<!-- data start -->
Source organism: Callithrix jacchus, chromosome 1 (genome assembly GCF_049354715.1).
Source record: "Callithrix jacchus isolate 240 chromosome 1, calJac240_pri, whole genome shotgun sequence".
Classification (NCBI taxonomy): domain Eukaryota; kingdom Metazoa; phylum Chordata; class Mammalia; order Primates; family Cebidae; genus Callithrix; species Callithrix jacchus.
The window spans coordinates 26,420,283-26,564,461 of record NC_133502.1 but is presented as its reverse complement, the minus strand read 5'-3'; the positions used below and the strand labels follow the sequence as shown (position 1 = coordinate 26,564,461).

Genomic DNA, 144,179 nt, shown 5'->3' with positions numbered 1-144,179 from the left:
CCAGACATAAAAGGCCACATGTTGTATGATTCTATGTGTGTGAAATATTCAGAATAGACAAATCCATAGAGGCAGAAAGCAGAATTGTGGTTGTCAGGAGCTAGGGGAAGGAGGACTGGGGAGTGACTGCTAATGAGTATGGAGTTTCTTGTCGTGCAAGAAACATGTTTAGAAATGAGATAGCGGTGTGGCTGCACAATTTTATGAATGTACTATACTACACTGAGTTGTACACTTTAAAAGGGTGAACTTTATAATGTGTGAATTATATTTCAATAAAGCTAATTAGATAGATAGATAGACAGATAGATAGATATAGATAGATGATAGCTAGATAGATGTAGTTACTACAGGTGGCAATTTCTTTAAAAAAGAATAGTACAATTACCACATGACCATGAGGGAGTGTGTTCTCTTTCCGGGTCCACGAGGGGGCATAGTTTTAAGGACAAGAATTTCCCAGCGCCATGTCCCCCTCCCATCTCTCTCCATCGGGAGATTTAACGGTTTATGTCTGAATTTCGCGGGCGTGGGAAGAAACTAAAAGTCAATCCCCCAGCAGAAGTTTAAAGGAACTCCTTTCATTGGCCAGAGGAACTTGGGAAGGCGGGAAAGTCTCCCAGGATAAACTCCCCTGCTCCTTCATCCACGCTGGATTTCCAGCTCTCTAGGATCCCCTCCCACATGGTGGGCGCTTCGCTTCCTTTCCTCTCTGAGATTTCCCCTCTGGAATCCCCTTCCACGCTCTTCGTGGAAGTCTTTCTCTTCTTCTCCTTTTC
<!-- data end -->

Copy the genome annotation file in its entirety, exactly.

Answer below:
Source organism: Callithrix jacchus, chromosome 1 (genome assembly GCF_049354715.1).
Source record: "Callithrix jacchus isolate 240 chromosome 1, calJac240_pri, whole genome shotgun sequence".
Classification (NCBI taxonomy): domain Eukaryota; kingdom Metazoa; phylum Chordata; class Mammalia; order Primates; family Cebidae; genus Callithrix; species Callithrix jacchus.
The window spans coordinates 26,420,283-26,564,461 of record NC_133502.1 but is presented as its reverse complement, the minus strand read 5'-3'; the positions used below and the strand labels follow the sequence as shown (position 1 = coordinate 26,564,461).

Genomic DNA, 144,179 nt, shown 5'->3' with positions numbered 1-144,179 from the left:
CCAGACATAAAAGGCCACATGTTGTATGATTCTATGTGTGTGAAATATTCAGAATAGACAAATCCATAGAGGCAGAAAGCAGAATTGTGGTTGTCAGGAGCTAGGGGAAGGAGGACTGGGGAGTGACTGCTAATGAGTATGGAGTTTCTTGTCGTGCAAGAAACATGTTTAGAAATGAGATAGCGGTGTGGCTGCACAATTTTATGAATGTACTATACTACACTGAGTTGTACACTTTAAAAGGGTGAACTTTATAATGTGTGAATTATATTTCAATAAAGCTAATTAGATAGATAGATAGACAGATAGATAGATATAGATAGATGATAGCTAGATAGATGTAGTTACTACAGGTGGCAATTTCTTTAAAAAAGAATAGTACAATTACCACATGACCATGAGGGAGTGTGTTCTCTTTCCGGGTCCACGAGGGGGCATAGTTTTAAGGACAAGAATTTCCCAGCGCCATGTCCCCCTCCCATCTCTCTCCATCGGGAGATTTAACGGTTTATGTCTGAATTTCGCGGGCGTGGGAAGAAACTAAAAGTCAATCCCCCAGCAGAAGTTTAAAGGAACTCCTTTCATTGGCCAGAGGAACTTGGGAAGGCGGGAAAGTCTCCCAGGATAAACTCCCCTGCTCCTTCATCCACGCTGGATTTCCAGCTCTCTAGGATCCCCTCCCACATGGTGGGCGCTTCGCTTCCTTTCCTCTCTGAGATTTCCCCTCTGGAATCCCCTTCCACGCTCTTCGTGGAAGTCTTTCTCTTCTTCTCCTTTTC